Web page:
Is culture shock affecting you? Take matters into your own hands

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by Ed Yourdon via Compfight cc

Do you feel disempowered ever since your move to the Amsterdam region? You might be suffering the second stage of culture shock.

Last weeks article briefly explained the five stages of the Culture Shock phenomenon. Remember, not every stage happens to every person and they do not necessarily have a linear progression.

So the good news is, you don’t have to wait out the time to get from one stage to another. Click to tweet.

There are people who have been living in Amsterdam for 8 years and are still struggling in stage two. Whereas there are people here for only a year who are fully enjoying stage four. What do they do differently?

Have a look at the five stages again. This is how they are usually called:

1. honeymoon stage

2. frustration or dissatisfaction stage

3. adjustment or acceptance stage

4. mastery or enjoyment stage

5. re-entry stage

In the previous article I started out by saying “I don’t like being put in a box”. So instead of sticking with these fixed labels and stages I invite you to re-name the five stages using your own words. When you do, give the stages a name that describes best your general attitude to that particular stage. For example:

stage 1 = fantastic / wonderful / interesting

stage 2 = painful/ frustrating / annoying

and so on.

What other words come up in you that describe the emotions that each of those stages create? For every stage you come up with one word or two that best describe how the stages feel to you.

Now let’s take another look at the names. Do you see how these perspectives express our ‘being’ condition –  a state that we are in?

The perspective you hold on something can either help or hurt you. The lens that you use to look at the world around you can either give you power to change things or can create a victim out of you.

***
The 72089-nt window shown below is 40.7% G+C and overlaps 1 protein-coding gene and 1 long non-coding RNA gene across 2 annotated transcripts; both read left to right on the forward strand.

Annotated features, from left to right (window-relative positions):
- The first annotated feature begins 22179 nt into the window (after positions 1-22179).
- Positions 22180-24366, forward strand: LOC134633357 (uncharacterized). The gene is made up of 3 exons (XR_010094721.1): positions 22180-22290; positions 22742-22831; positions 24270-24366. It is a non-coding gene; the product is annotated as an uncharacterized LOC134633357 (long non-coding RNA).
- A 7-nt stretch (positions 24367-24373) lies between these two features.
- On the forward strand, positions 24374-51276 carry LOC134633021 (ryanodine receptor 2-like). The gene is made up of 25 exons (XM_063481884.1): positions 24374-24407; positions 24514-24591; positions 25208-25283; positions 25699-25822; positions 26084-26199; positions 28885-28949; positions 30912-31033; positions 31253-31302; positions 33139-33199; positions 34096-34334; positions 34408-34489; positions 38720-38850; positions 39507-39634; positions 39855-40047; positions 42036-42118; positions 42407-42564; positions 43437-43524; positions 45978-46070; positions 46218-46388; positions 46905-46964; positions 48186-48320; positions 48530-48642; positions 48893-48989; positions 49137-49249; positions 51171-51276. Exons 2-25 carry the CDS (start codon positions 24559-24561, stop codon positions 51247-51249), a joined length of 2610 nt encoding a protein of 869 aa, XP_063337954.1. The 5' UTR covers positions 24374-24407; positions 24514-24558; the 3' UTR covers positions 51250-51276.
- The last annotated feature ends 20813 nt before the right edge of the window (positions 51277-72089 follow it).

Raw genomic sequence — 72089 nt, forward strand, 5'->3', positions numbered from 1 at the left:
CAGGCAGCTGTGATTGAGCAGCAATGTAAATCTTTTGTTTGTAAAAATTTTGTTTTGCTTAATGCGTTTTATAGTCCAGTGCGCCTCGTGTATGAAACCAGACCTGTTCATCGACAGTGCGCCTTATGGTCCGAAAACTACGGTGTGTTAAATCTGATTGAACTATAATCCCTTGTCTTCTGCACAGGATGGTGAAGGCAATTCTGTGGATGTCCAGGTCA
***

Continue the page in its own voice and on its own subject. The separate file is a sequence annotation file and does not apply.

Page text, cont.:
So the good news is: these perspectives can be changed at will. Which means that if you are stuck in stage two, you can get yourself out of there into stage three or even four. People who are happily enjoying their new life after a year already intuitively do this or Amsterdam is so fulfilling their needs that strong feelings stay out.

It’s interesting to do this easy exercise with a small group of people. Let each person in the group complete the following sentence: “Living in Amsterdam is……”

You will see that the descriptions will vary greatly from one person to another. When someone next to you is saying something you cannot relate to, you might notice an urge to argue if the statements are actually true or false. But that’s not the point. The purpose is to realize that by expanding the number of ways you can look at an issue, you start realizing that you have a choice.

I assume you are trying to settle in the Amsterdam region because you chose to live here for now, for whatever reason. Wouldn’t it be nice to make this into a great experience and have the tools to change you perspective at will? 

This is only one of the possibly helpful tools to manage culture shock. More will follow in the coming articles!

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